Newspaper Page Text
[The Tupelo Journal,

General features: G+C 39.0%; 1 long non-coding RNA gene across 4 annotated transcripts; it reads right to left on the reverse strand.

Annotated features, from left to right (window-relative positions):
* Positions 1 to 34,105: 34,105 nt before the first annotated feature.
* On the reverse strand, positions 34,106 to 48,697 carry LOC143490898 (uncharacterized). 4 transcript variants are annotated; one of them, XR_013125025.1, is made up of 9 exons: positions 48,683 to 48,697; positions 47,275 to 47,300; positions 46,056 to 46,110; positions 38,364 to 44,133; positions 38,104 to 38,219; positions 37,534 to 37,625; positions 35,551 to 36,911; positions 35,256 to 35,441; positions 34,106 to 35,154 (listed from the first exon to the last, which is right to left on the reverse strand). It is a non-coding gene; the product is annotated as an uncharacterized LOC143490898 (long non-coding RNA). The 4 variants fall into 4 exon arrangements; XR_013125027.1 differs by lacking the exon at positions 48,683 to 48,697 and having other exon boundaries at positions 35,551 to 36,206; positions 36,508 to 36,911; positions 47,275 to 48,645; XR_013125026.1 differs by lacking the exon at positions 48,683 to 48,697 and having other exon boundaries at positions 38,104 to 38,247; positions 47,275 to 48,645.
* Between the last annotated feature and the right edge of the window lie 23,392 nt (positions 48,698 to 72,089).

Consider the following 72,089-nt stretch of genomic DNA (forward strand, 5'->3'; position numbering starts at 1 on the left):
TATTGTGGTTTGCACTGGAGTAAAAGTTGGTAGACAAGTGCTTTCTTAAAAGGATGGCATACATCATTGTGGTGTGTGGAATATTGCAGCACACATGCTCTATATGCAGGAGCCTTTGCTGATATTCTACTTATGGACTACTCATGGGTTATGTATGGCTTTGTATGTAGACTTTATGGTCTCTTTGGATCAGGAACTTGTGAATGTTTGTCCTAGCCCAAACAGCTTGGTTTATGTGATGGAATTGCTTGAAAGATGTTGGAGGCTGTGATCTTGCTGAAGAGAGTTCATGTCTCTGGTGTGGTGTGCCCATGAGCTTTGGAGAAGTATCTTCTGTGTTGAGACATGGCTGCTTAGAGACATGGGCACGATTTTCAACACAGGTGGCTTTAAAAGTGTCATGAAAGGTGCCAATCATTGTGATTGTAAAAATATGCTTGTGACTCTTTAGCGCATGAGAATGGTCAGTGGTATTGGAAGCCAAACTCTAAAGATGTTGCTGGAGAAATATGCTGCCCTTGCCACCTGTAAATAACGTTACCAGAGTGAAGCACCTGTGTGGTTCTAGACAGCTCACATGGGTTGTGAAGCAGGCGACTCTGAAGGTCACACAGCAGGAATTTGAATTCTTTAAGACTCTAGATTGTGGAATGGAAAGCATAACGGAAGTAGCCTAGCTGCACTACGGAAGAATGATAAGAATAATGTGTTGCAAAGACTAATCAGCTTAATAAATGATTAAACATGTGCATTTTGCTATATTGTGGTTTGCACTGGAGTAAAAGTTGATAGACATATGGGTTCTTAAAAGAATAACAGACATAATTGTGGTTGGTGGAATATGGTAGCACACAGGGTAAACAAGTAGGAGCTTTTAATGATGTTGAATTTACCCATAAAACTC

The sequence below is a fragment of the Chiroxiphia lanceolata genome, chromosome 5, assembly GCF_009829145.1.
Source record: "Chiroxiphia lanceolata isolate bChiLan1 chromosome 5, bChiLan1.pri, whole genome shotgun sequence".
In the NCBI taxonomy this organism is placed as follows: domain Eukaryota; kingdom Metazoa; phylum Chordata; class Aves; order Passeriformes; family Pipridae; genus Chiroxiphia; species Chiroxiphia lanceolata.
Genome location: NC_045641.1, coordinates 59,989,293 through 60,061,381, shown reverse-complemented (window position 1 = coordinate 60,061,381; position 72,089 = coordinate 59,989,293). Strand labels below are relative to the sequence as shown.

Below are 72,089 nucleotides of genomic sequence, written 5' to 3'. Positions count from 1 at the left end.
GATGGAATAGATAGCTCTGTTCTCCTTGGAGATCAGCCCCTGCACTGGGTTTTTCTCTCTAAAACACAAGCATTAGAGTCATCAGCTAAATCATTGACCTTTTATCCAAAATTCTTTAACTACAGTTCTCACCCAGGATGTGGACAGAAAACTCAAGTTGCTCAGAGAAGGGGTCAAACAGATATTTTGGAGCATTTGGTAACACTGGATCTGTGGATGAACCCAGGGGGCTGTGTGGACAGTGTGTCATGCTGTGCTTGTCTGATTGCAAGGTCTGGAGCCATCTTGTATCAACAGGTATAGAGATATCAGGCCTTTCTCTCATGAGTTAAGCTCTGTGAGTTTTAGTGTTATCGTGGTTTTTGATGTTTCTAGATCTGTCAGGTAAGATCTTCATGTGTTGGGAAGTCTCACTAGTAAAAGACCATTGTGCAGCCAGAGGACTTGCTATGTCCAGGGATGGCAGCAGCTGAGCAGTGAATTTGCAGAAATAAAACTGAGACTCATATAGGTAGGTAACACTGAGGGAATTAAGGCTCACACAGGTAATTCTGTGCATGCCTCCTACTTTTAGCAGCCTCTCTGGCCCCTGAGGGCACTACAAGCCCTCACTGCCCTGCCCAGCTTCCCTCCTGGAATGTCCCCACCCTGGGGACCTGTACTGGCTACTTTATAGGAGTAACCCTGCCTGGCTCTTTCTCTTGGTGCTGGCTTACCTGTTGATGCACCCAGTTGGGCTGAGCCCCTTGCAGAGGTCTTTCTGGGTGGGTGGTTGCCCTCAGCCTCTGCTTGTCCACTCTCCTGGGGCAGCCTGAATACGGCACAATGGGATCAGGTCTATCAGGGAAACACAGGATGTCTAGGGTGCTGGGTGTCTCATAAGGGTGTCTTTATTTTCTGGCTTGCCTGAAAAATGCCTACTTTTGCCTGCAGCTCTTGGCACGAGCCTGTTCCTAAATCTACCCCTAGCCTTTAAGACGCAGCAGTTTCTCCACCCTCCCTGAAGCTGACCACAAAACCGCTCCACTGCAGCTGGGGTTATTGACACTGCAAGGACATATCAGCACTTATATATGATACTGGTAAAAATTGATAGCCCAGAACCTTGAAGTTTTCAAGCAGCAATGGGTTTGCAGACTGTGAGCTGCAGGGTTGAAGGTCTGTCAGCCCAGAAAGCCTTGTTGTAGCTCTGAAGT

Published Weekly. I TUPELO, : : : : : MISSISSIPPI. Rust gathers on almost everything excepting imaginary damages. Justice Brewer says that Secretary Taft is “the politest man alive.” He must be putting gas into the Taft bal loon. The English have lost their rever ence for our esteemed multi-million aires so completely as to call them "multies.” There is many a man who can af ford better, who wears clothes that are not fit for anything except to go black berrying in. Every man must be his own doctor, and decide what is best in his case. The doctors and philosophers do not agree on anything. It i£ quite possible that J. Ogden Ar mour and John D. Rockefeller are both of the opinion that this country is not what it used to be. The English physician who says “si lence will cure nervous women and de lay the coming of wrinkles,” is sus pected of being trickj. The honk-honk of the wild goose presages cooler weather, while the honk-honk of the chauffer presages hotter lingual atmosphere. Very often it is said that the Angel of Death has called for a man, when It would be more fitting if he had been called for by a fire engine. Mrs. Thaw is said to have told her • husband’s counsel the story of her life. Probably the public will be better off If counsel keep it to themselves. Of course you have often remarked that while you are compelled to work 38 hours a day, others slouch and loaf and seem ta get along all right. It must bawe been lots easier for the children of long ago to have been bright in geography before America was discovered, and other countries WPT'ti PYnlorpd Here is a pointer for daughter: When the mother of a family has some style to her it is a pretty good indica tion the girls don’t leave her with all ithe work to do. By following physical culture pre scriptions faithfully a girl may in the course of six weeks be able to fasten the third button from the top in her waist thart buttons down the back. If the administration charges against the beef packers are sustained the peo pie must reach the appalling conclu sion that they have been eating a great deal more than their “peck of dirt." The president of France says there is not a peasant in that country who does not know President Roosevelt’s name. Only a few of the “ gentlemen of France,” however, know how to pro nounce it. There is a report that the Standard Oil Company is going to increase its capital to $600,000,000. Oh, well, that is a mere matter of figures. People lose their reckoning in the embarrass ment of hundreds of millions. There are many who would have supposed that the capital was that already. They say that when a member of the douma wants to insult the speaker he calls him a “pogromostovitch scheik.” But, it is to be hoped, not all at one sitting. The word used at Wash ington is much shorter, and can be chucked backward and forward with out the slightest difficulty. A congressman has discovered that the cocktail cherry is picked green and colored with poisonous dye. That is, he thinks Ife has. Somebody ought to stop and think occasionally about how much work and expense it must involve to produce some of the frauds. It was a little, newly arrived sister that nurse held in her arms, and sev en-year-old Robbie stood jealously in specting her. To his mind she looked smaller and less attractive than any little sister of the other boys that he could remember, and he felt a keen thrill of disappointment. So he put his hands deep in his pockets like papa, wrinkled up his nose, and, re garding the new acquisition savagely, said: “Well, I call that pretty near a failure.” The Garden of the Gods is a remark able freak of nature, partaking some what more of the grand and imposing. It is a secluded spot, hemmed in by great rocks stood up on edge and on end. They are some of the more marked of the numerous evidences on every hand of a grand upheaval some time in the past. Imagine tremendous flat rocks, large enough to cover a quarter of an acre, standing up on edge, 330 feet high, and you will have some idea of what forms the chief wonder of this garden. Many birds are provided with nat ural spectacles, a transparent mem brane called the third eyelid. This third eyelid lies folded in the inner corner of the eye. Two muscles work it, spreading it over the cornea, or folding it up again much more clever ly than a man can put on or take off his spectacles. But for this third eye lid the eagle could not look at the sun. The spectacled bear belongs to Chile. Its Latin name is Ursus ornatus. It is black, and around its eyes pale rings are drawn which have exactly the ap pearance of a pair of goggles. Real tact is the twin sister of unsel fishness. The tactful girl makes every one more comfortable. She has no angles and no grudges. She remem bers and repeats pleasant things in stead of disagreeable ones. Such a girl recently met one of two friends who had quarreled. Ignoring the fact, she repeated to her a very pleasant compliment that the other friend had paid her some time before the quarrel took pla^e. It revived the old feeling of liking, and peace was soon made. Sympathy, intelligence, unselfishness, all meet in tact. GOVERMEHT WILL FIGHT mill FEVEH TAKING CHARGE OF STATE QUAR ANTINE STATIONS IN THE SOUTH. South Carolina Hat Already Turned Stations Over to Government, dnd Louisiana Is Following After—The States to Cede Jurisdiction Before Compensation Is Paid. Washington—Under the act passed by the last session of congress, the secretary of the treasury, through the public health and marine hospital service, Is negotiating for the transfer af quarantine stations and sites to the federal government by the states of Ihe Atlantic and gulf coasts. The South Carolina legislature has already turned over *its stations to the government—at least, it has au thorized the state board of health to make the transfer. The legislature of Louisiana has passed a joint resolution authorizing the governor to make the necessary arrangements with the secretary of the treasury for the sale or lease of the quarantine station at the mouth af the Mississippi river, the most Im portant in the service, and which pro tects the Mississippi valley. This is a state plant. Texas has two quarantine stations, at Galveston and Port Arthur, and It is believed these will be relinquished to the government scon. The government now owns all of the gulf stations except those of Texas, Louisiana and in Mobile bay. The other stations are New Orleans. Ship Island and Pascagoula, the two latter in Mississippi; Pensacola, Apa lachicola, Carrabelle, Tampa Bay, Boca Grande and Key West. The secretary of the treasury is au thorized to pay a reasonable compen sation for the sites and plants owned by the states, if, in his opinion, their purchase is necessary to the United States for quarantine purposes, and + niin«nnf<inn ntotinnc Odtohlichorl hv authority of this law are to be used to prevent the introduction of all quarantine diseases. Jurisdiction must be ceded by the state, however, before any compensa tion is paid. A half-million dollars was appropriated for the purchase of the stations. ASSASSIN KILLS AN ADMIRAL. Commander of Black Sea Fleet Shot Down in His Garden. Sebastopol—Vice-Admiral Chounkin, commander of the Black sea fleet, who was shot, supposedly by a sailor of the battleship Otchakoff, died without having regained consciousness. Chounkin was shot in the left lung by an assassin, who hid in the bushes and fired upon him as he was walking in the garden of his villa. The assassin leaped back in the shrubbery after firing the shot and es caped. Several persons witnessed the attempted assassination, but could not prevent him getting away. Vict-Admiral Chounkin had been blamed for his severity, and it was to his treatment of ihe crews of the ships under his command that the mutiny on board the battleship Kniaz Potemkin, in June and July last year, was attributed. The admiral dis played considerable activity in at tempting to capture the mutineers at that time, and in suppressing the sail ors’ mutiny at Sebastopol in Novem ber last. MOVING TOWARD RIO JANEIRO. Insurrection in State of Matto Grosso Reaches Huge Proportions. London—The Leader’s correspond ent at Lisbon says that, according to intelligence received there, the insur rection in Matto Groseo. Brazil, is swelling to huge proportions. The insurgents, it is reported, have organized a large army, and are marching on Rio Janeiro, and already have captured several cities. Gen. Ri ueriu, WlLIl icuciai LJ\7L/p», ua.9 been sent against the revolutionists. Fearful carnage is reported, and the killed are said to be already more than 4,000. Three Men Killed in Wreck. Petersburg, Ind—Spikes driven tight into the Southern railway switch at the Jackson mine siding, eight miles west of here, caused the wreck of the fast west-bound freight and the death of three of its crew—John B. Fanning, fireman; W. B. McWil liams, engineer, and Luther Cape heart, brakeman. Three Italians Blown to Pieces. Chicago—Three Italian laborers were blown to pieces, three others were fatally injured, and several oth ers badly hurt by an explosion which wrecked a shanty in the McLaughlin stone quarry at Ballwood, a short dis tance northwest of Chicago. It is be lieved to have been the work of rob bers. Schoolshlp Reported Ashore. Gibraltar—It is reported here that the New York schoolshlp St. Marys has gone ashore at Cape Spartel, on the northwest coast of Morocco, at the entrance to the strait of Gibraltar. Tugs are on the way to the aid of the stranded vessel. Factory Firs In Chicago. Chicago—The factories of the Car los Deckmeyer Box Co. and the Heath & Milligan Paint Co. were destroyed by fire. The loss is estimated at 1200,000. _ Gave Life for Mother’s Good Name. Hopkinsville, Ky.—Brice Edwards and Walter Pettus met at the depot. Edwards accused Pettus of maligning his mother and struck him over the head with a heavy board. Pettus drew his knife and plunged it into Edwards’ side, killing him. Pettus escaped. Twine Five Times. Cleveland, O.—For the fifth time the stork has left twins at the home of Mr. and Mrs. David Goldman. They have 14 living children, and Goldman says he aspires to be the father of 12 more TWO REPUBLICS AT WAR GUATEMALA AND SALVADOR MAKE DECLARATION. - First Victory Reported For Guat» malans, Who In Turn Are De feated By Rebels. Panama—Salvador and Guatemala are at war. An engagement 'has been fought. In which tbe Salvadorean army was defeated and former Preai dent Regalado, leader of the Salva dorean troops, was killed. The Sal vadorean army retreated, and the Guatemalans followed, and It la said have invaded Honduras. In the meantime, Guatemalan rebels are reported to have defeated a de tachment of Guatemalans. Gen. To ledo, leader of the revolutionists, has secured some good artillery, and has a number of Americans in his ranks as soldiers of fortune. President Cabrero of Guatemala heads a force of 40,000 troops, and U believed to have the situation well in hand. The clash between Guatemala and Salvador is evidently owing to the open assistance Salvador was giv ing Guatemalan rfebels. It Is also re ported that Nicaragua wiU assist Guatemalan revolutionists. Peace Move in Washington. Washington—The state department has taken steps to intervene between Salvador and Guatemala, and If possi ble bring about peace. The United States ministers to both republics have been instructed to use their good offices to that end. Marblehead Sails. Panama—The United States cruiser Marblehead has sailed to protect the interests of American citizens in Sal vador and Guatemala. A CORNER SENDS PORK UP. Advanced Three Dollars Per Barrel Since June 1, and May Go to Twenty-Five. Chicago—Despite the fight which the public and the government is mak ing on hog products, Swift & Co. have cornered July pork in the provision pit on the board of trade. The prices have advanced $3 a barrel since June 1, and is now selling at $19 a barrel. me advance in two jays was almost $1.50 a barrel. The trade figures the short Interests at 15,000 to 20,000 bar rels, all owned by Swift. Stocks here are 22,000 barrels of regular pork, and nope is being made. The run of hogs has been light for four months. The price *s the high est in four years, and it is believed that $25 a barrel may be seen before the month closes. HE MET THE VICE-PRESIDENT Mr. Fairbanks Left “Impressions” On Joe Dougherty, of Illinois Danville, 111.—The automobile bear ing Vice-President Fairbanks and party from this city to Champaign, crashed into a buggy driven by Jo seph M. Dougherty, a prominent dem ocratic politician. Mr. Dougherty was thrown out and painfully bruised. When the injured man had regained his feet the vice-president’s party alighted. Mr. Fairbanks approached his victim smiling and apologizing. After an exchange of greetings the vice-president resumed his journey. Mr. Dougherty’s hurts are not serious. ARKANSAN KILLS SON-IN-LAW He Then Resists Arrest, and la Slain By a Deputy Sheriff. Blytheville, Ark.—Returning to the home of Joseph Woods, whose daugh ter he had married a few hours before, without parental consent, Joseph Vaughan was shot and instantly killed by his father-in-law. The bride wit nessed the tragedy. Woods fled to Dell, ten miles west of Blytheville, where he registered the attempt of Deputy Sheriff James Willis to arrest him, and was shot by the officer and killed. Seven Young Girls Drowned. Cedar Rapids, la.—Eight children at a picnic on the river, bank only three blocks from home went wad ing. The smallest one slipped into a deep hole in the river, and in try ing to rescue her six others were drowned. The Dead: Lucille Sweed lng, aged 7; Hazel Sweeding, aged 14; Gladys Sweeding, aged 10; Josie Sweeding, aged 12; Ruth Coyle, aged 11, Sioux CRy; Cora Coyle, aged 9, Sioux City; Clara Usher, aged 16. Dr. Jordan on Earthquakes. San J«se, Cal.—Dr. Devil Starr JorJan, in his lecture delivered at the Unitarian church, located the origin of the recent eeismic disturbance in Behring sea and prophesied that the next center of trouble would be in the vicinity of San Leandro and Hay wards, Cal. Italians Kill a Deputy Sheriff. La Crosse, Wis.—Deputy Sheriff Hammill of Pierce county, Wis., was killed and City Marsha] Issacs of Prescott, Wis., dangerously injured in an attempt to arrest members of a gang of Italian laborers near Pres cott for violating the state game law. Planing Bryan’s Rsception. New York—-Mr. Wm. J. Bryan will be received at the Battery August 80, at 4 p. m., and will be escorted up Broadway by a great procession. Will make headquarters at Hotel Victoria. Powers Reducing Armies. London—England, Fraqpe and Italy have taken the lead in a plan for a reduction In the size of the great armies of Europe. England will re duce her army 200,000 men, and France and Italy 60,000 each. South western Miners at Work. Kansas City—Bennett Brown, com missioner of tbe Southwestern Inter state Coal Operators’ association, an nounced that practically all troubles between operators and miners have been settled, and all mines are in op eration. J. G. Pheips 8tokee a Socialist. New York—J. G. Phelps Stakes, who for several years has devoted himself to work in the slums of the city, has formally announced that he .will cast his lot with the socialists. ___ CAN THEY GET HIM? HIHHHHHHHHHHHHHHHi | 200 RESCUED FROM SINKING BOAT. | St. Louis—No lives were lost in the wreck of the steamer Quincy of the : Diamond Jo line, which struck a snag ! in the Mississippi river near Winona, ' Minn., at 10:30 o’clock at night, and [ sank in 18 feet of water. The passen- ■ gers, numbering more than 200, were taken off in steam launches and row boats, and were cared for at Winona, La Crosse, Wis., and St. Paul. The steamer, with all her lights burning, was plowing through the water a hundred yards from the shore. The decks were filled with passengers, who were enjoying the breezes. Very few had retired. Suddenly there was a shock, and the boat trembled and shivered from end to end, and came to a stop. The pas sengers did not know what had hap pened, but the violence of the shock showed them that damage had been done, and for a time there was con siderable excitement. Capt. Killeen and the ether officers, keeping perfectly cool, went among the passengers, as suring them that there was no danger and begging them to be calm. Life preservers were placed in the hands of all the women, and as the boat headed toward the shore the pas sengers hurried to the upper decks. Within a few feet of the shore the boat sunk, but the water on the shore side was so shallow .hat the boiler deck on that side remained above the water. The boat listed, and the oppo site of the boiler deck sank under the water. Launches were sent from Winona, and by 6 o’clock every passenger was removed. No lives were lost. DREYFUS VINDICATED SUPREME COURT OF FRANCE AN NOUNCES DECISION. Entitled to Restoration of Rank as Though He Had Never Been Accused. Paris—The supreme court has an nounced its decision annuling the con demnation of Capt. Alfred Dreyfus without a retrial. The effect of 4he decision is a complete vindication of Dreyfus, entitling him to restoration to his rank in the army as though ha had never been accused. The court-martial of Dreyfus began September 19, 1894. He was found guilty December 22 of the same year. He was degraded on January 5, 1895, and under a law passed for the pur pose, he was deported to Devil’s island, off the coast of Guiana. There he was kept until brought back to undergo a new trial ordered by the court of cassation. A Bloody Duel. Paris—The scene of tumultuous dis order which marked the enactment of the law restoring Alfred Dreyfus to the army was followed by a bloody duel in which Under Secretary of State Sarraut was dangerously wound ed by the sword of M. Puglieai-Conti. The duel assumed the aspect of a veritable conflict between the govern ment and the opposition, as M. Sar raut’s seconds were Ministers Clem enceau and Thomson, while M. Pug liesi-Conti’s were M. Millevoye and Gen. Jacquart, who were drawn from the elements which bitterly resist the government’s rehabilitation of Drey fus. Dreyfus Reinstated. Despite this sanguinary conflict, laws were finally enacted by the chamber of deputies reinstating Drey fus, who obtains the rank of a chief of squadron of artillery, and Picquart, who is made a brigadier-general. Both houses were overwhelmingly favora ble to Dreyfus and Picquart. , Jett Confesses He Killed Marcum. Beattyville, Ky.,—Curtis Jett took the witness stand in the Hargis trial, admitted the assassination of Marcum, and told the manne • in which the crime was committed. "Mr. Marcum had prosecuted me in several cases, and was my bitterst enemy, and I am the man who killed him,” said Jett. The Sultan of Morocco 'III. Paris—A dispatch to the Echo de Paris from Tangier say* the sultan of Morocco is seriously ill of typhoid fe ver. Singers and dancers are execut ing symbolic songs and dances before Mm, with the object of driving away the evil spirits which are believed to be causing Ms illnesa. Bourke Cockran to Wed. Manila—The announcement Is made of the engagement of Miss Annie Ide, daughter of Gov.-Gen. Ide, and Bourke Cockran. The wedding will occur la WasMngton next fall. The Vatican Crumbling. Rome—It has long been known that some parts of the Vatican are ia bad condition, but it has just been discov ered that the palace is practically falling to pieces. Even the corner where the pope’* apartment Is situat ed needs strengthening, and the pon tiff is moving out. Hearet Will Run Independent. New York—Representative William R. Hearet has made it known through hie friends that he will run as an in dependent democratic candidate for governor ’ this fall.' # l Telegrams Say That=== j Denver making great preparations to receive Elks. Gotham ice trust will raise prices, claiming shortage. Total bank clearings of country past week, $2,844,129,002. Ohio laundry trust indicted at Cin cinnati. Mexican dollars are quoted at 50*4 cents. Plan to celebrate St. Louis centen nial as city in 1909. Mississippi river water will be used to christen Duke of Manchester. Roosevelt family go on picnic; pres ident rows skiff ten miles. Harry Thaw’s mother must provide funds for his defense. Interstate commerce commission starts grain rate probe. Northern Mexico has floods of al most unparalleled severity. Nearly 20 militiamen overcome Dp heat on march at Springfield, 111. Bradstreet says volume of future or ders unusually large for season. Judge Reinhart, vice-president ol Indiana state university, dead. Crude petroleum'found disinfectant in India’s plague. T. M. Campbell broken down in campaign for governor of Texas. Chicago brokers propose giving Equitable trust new start. Rev. Dr. Charles Gross, 72, died at Fort Wayne, Ind. Indian territory Indians will vote for delegates to- constitutional con Ten tion. Registration for Shoshone lands be gins July 16. Heavy rains wash out railroad tracks near Shawnee, Okla. Cullom and Yates confer with lieu tenants in Chicago. Former Mayor Bidaman, of Terre Haute, fined 1 cent for contempt. At Mulhall, Okla., mule kicked Karl Norris, 17, of St. Louis, to death. Lincoln republicans and democrats fuse in Pennsylvania. United States Senator Wetmore, Rhode Island, wants re-alection. Henry Henderson, Montgomery, Ala., killed wife and her defender. Men who killed wlfe-beater at Evansville, Ind., to be prosecuted. Father Sherman says co-education is “nothing short of ghastly." . J. M. Briggs, Gnaymaa, Mexico, will spend $5,006,000 to cure self of leprosy. The St. Louis school board scores book combine. Forsythe, Mo., will get a Southern Presbyterian college. Rev. R. J. Pry, Lawton, Okla., killed his brother-in-law. Deb Stephens. Harry Thaw, slayer of Sanford White, insists that he is sane. Brazil has reduced its duty on American flour. England investigates jam factories; bad as United States packing houses. Ten roads will construct terminal facilities at Kansas City. At San Antonio, Tex., a live wire killed Miss Saledad YaMez. J. S. Studebaker heirs, Logansport, Ind., Dunkards, settle out of court Quakes In New Mexico. Albuquerque, N.' M.—Two distlnet shocks of earthquake were felt here and at Socorro, San JJarcial and oth er towns south of Albuquerque. Con siderable damage was done to build ings. This was the second seismic disturbance at Socorro within ten days, and people axe Bleeping out ol doors. MOTHER MURDERED WITH BABE IN ARMS—TRAGEDY AT BOONEVILLE, MISS. Jim Graham Shoots Down Mrs. Love less—Claimed She Got Him in Trouble With His Wife. Booneville, Miss.—Jim Graham shot and killed Mrs. Sam Loveless at the home of her father, Joe Barnett, his near neighbor; went immediately to his own home and attempted suicide with laudanum, and after being revived by physicians was brought here and sent on to Corinth to escape the vengeance of a mob that was quickly forming to lynch him for his terrible crime. Graham went to Barnett’s and asked permission to use the telephone. This being granted him by Mrs. Barnett, Graham tried to call the exchange, and failing, hung up the receiver, saying: “I can’t get anyone.” Mrs. Loveless was seated on the porch nursing her young baby, her elder child playing about her knees. As he passed out of the house Graham spied her, and walking to where she sat, drew his pistol and shot her through the heart, exclaiming: “You have been telling lies on me, d—n you, and got me in trouble with my wife; I'll fix you so you won't lie on anyone else.” The first shot killed the woman in stantly, and as she fell and rolled to her side, gasping in death, Graham fired into her body again. Miss Barnett, who is about grown, came out of the house at the sound of the first shot, and started towards Gra ham, who turned on her and fired, the bullet going wide of its mark. She ran from him, and the household being now aroused and rushing to the scene, he fled to his own home. As soon as he arrived he swallowed the contents of a bottle of laudanum, but there was not enough of the drug to kill him. Physi cians were immediately summoned from Booneville, and in a very short while they had restored him to normal con rtitinnc FAMILY ALMOST WIPED OUT Crime Supposed to Have Been Com mitted by Negroes. Charlotte, N. C.—The family of Isaac Lyerly, was practically exterminated at midnight last night. Isaac Lyerly and his wife, John Lyerly, a son aged 10, and Alice Lyerly, a daughter aged 5, were murdered with an ax as they slept. Mary and Addie Lyerly, aged 14 and 9, respectively, were sleeping on the second floor of the home and escaped the wholesale slaughter. Suspected of being guilty of the crime, five negro tenants on the Lyerly farm have been jailed. The Lyerly family retired at the usual hour last night. Shortly after midnight, Mary, the eldest giri, de tected smoke in her room on the upper floor, and calling her sister Addie to accompany her, she descended the stairs for the purpose of ascertaining the trouble. The scene which met their gaze vjien they entered the room of their parents is indescrible. On one bed lay the father and brother, both cold in death, their foreheads having been crushed by a heavy blow from an ax. In another part of the same room lay the lifeless form of the mother, her skull likewise crushed with the same heavy weapon. On the bed with the mother lay Alice, the baby, her brains oozing out from a deathly wound in the forehead. To add to the horror of the scene the bed on which Mrs. Lyerly and the child lay was in a blaze, the bed having been saturated with oil and fired by the mur derers in an effort to burn the house in order to hide their crime. Both bodies were badly burned before the flames could be extinguished by the two girls, who fought bravely to save the lifeless remains of their loved ones. Suspicion immediately fastened upon the tenants on the farm, who had threatened Lyerly because he had har vested his wheat crop after it had been Vi\r thpm -o- v . indianTcotton tree Becomes a New Factor in the Spin ning Trade. Washington.—The bureau of com merce and labor calls attention to s discovery which it is claimed will revo lutionize the cotton industry of India by increasing the cotton production of that country. J. R. Spence, of the Wellas cotton plantation, Deese, India, in an article in the London Commercial Intelligencer, says: “I have had the good fortune to dis cover that there exists a tree, practi cally indigenous, at present growing in various parts of the Madras and Bom bay presidencies, which produces cot ton infinitely superior, both in classifi cation and staple, to American cotton, and in classification alone cannot be equalled in Egypt. Wanted to Sit Behind the Roosevelts Oyster Bay, N. Y.—President and Mrs. Roosevelt attended service this morning at Christ Church, as is their custom. Mrs. Esac, who has made fre quent visits to Oyster Bay for the pur pose of obtaining an interview with Mrs. Roosevelt, went to the church and demanded that she be shown to a seat immediately behind the presidential party. She was given a seat on the op posite side, where she remained for a short time and went outside, where she waited until the president went away, without making any demonstration. Blackburn for Governor. Paducah, Ky.—Former Congressman C. K. Wheeler stated tonight that United States Senator Joe Biackburn would announce for governor before next Saturday night, and that Ollie James will not make the race. He will oppose Hager, the administration can didate. Many prominent Democrats had asked Wheeler to run, being as sured of Blackburn’s support, but he says he is out of public life. Black burn and his friends will hold a confer ence in Louisville within a few days. . Investing in Mississippi Dirt. A party of Illinois homeseekers and capitalists have just made an extensive trip through the Mississippi delta and the southwestern counties of the State. It is understood that members of the party made quite a number of realty deals during tHeir tour. Parties of homeseekers and capital ists have become so common in the State during the past year that they attract very little attention. Especially in the delta counties are heavy invest ments being made in timber and farm ing lands, and within the next year many thousands of acres of wild tim bered tracts will be placed in shape for cultivation. In the pinev woods coun ties the purchases of timber tracts are less frequent than formerly, owing tc the disinclination to sell during the era of high prices. _ C. O. D. Fight Renewed. In the amended bill filed with Judge Niles of the Federal court, bv tho Har vest King Distilling Company, renew ing the fight for a mandatory injunc tion to compel the American Express Company to accept and deliver C. O. D. liquor shipments, the court is also asked to pass on the validity of that ^ clause of the Mississippi privilege tax a law imposing a privilege tax of $5.90C on each local express office handling C. O. D. liquor shipments. This is aimed at the main defense of the c*m mon carrier, shipments of liquor hav ing been refused chiefly on the ground that the express company is so heavily penalized by the State that it cannot afford to deliver C. O. D. liquor in this State. _ Suit for Damages. Suit has been brought at Jackson by Hannah Jefferson against the Illinois Central Railroad Company for damages in tho sum of $1,"100. The plaintiff’s declaration avers that she was a pas senger for Terry, the train passing that station about 2 a.m.,'but that owing to the short stop she was not able to em bark, but was put off two miles below the station and had to walk back to the town, over a lonely road. Pardoned by the Governor. The governor issued apardonto Will Rutland, a young man, and a life term convict, sent up from Lincoln county in 1899 for murder. Rutland was still in his^ teens when he killed another young man of about his own age, and the cir cumstances were such that he was in dicted, found guilty, and received the life sentence. He is just past 21, and the prison officials report him to have been one of the most exemplary and willing men of the prison population. Lumbermen Meet. The session of the South Mississippi Lumbermen's Association held at Hat tiesburg was of brief duration, there being a small attendance. It was de cided that in order for the association to accomplish results it would be neces sary to increase the membership, and after adopting plans to interest the lill men and buyers of the territory an adjournment was had until Aug. 15. West Point Bonds Floated. The city of West Point has just dis posed of $30,000 worth of school house bonds to Cincinnati parties at a pre mium of $1,225, the bonds bearing 4 per cent, interest. This is an excep tional premium upon municipal bonds, and puts a stamp of approval upon West Point’s credit. Change in College Ownership. Dr. I. W. Cooper, president of Whit worth college, at Brookhaven, has pur chased the interest of Rev. H. C. Haw kins in the institution, and Mr. Hawkins severs his connection with the college. The business arrangement also con cludes Dr. Cooper’s connection with Port Gibson Female college, of which Mr. Hawkins will have sole charge. Farmers’ Institute. President Brown of the Yazoo Coun ty Farmers’ Union announces that a farmers’ institute will be held in Yazoo City on Tuesday, July 24, under the supervision of Prof. E. R. Loyd of the Agricultural and Mechanical College. Observation Tower. The Vicksburg National Military Park commission has been given au thority from the war department to erect an 80-foot steel observation tower in the park. The tower will afford the chance to see for many miles around Vicksburg. _ Crops Need Rain. The farmers around Mt. Pleasant cannot figure out more than an 80 per cent cotton crop, and unless timely rains are received the corn crop will be # almost a total failure. Gulf Coast Chautauqua. * The Gulf Coast Chautauqua held a.1m Gulfport, which has just closed, was fW brilliant success. * Revival at Potts Camp. A revival was held at Potts Camp, the services being conducted by Rev. Robert Clark of Columbus. Much in terest was manifested in the meeting. There were twenty-one additions to the church. State Fair. The directors of the State Fair As sociation are quite hopeful as to the prospects for the 1906 exposition, with sufficient capital in sight and on hand to carry out all their plans, and to make the fair the most complete ever given. Accidentally Shot. Little Estelle Dudley was accident ally shot at Utica with a 22-gauge rifle. The little girl and several other chil dren were playing with the loaded gun, when it accidentally exploded. The ball entered her cheek and came out through the mouth. Special Judge. Z. P. Landrum was appointed special judge by the governor to preside over the circuit at West Point. The critical illness of Judge Dunn’s wife prevented his attendance.